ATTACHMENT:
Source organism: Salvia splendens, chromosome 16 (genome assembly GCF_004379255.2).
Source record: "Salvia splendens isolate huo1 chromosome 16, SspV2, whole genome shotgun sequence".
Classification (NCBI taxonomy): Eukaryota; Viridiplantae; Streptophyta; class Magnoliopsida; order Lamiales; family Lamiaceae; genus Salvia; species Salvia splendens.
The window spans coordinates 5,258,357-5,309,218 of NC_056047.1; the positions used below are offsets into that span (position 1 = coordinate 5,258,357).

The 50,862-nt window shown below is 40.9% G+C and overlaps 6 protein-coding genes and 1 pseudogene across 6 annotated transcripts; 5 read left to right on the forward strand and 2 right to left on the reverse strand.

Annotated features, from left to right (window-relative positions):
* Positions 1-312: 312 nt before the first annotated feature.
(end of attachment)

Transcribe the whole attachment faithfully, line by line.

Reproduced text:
Source organism: Salvia splendens, chromosome 16 (genome assembly GCF_004379255.2).
Source record: "Salvia splendens isolate huo1 chromosome 16, SspV2, whole genome shotgun sequence".
Classification (NCBI taxonomy): Eukaryota; Viridiplantae; Streptophyta; class Magnoliopsida; order Lamiales; family Lamiaceae; genus Salvia; species Salvia splendens.
The window spans coordinates 5,258,357-5,309,218 of NC_056047.1; the positions used below are offsets into that span (position 1 = coordinate 5,258,357).

The 50,862-nt window shown below is 40.9% G+C and overlaps 6 protein-coding genes and 1 pseudogene across 6 annotated transcripts; 5 read left to right on the forward strand and 2 right to left on the reverse strand.

Annotated features, from left to right (window-relative positions):
* Positions 1-312: 312 nt before the first annotated feature.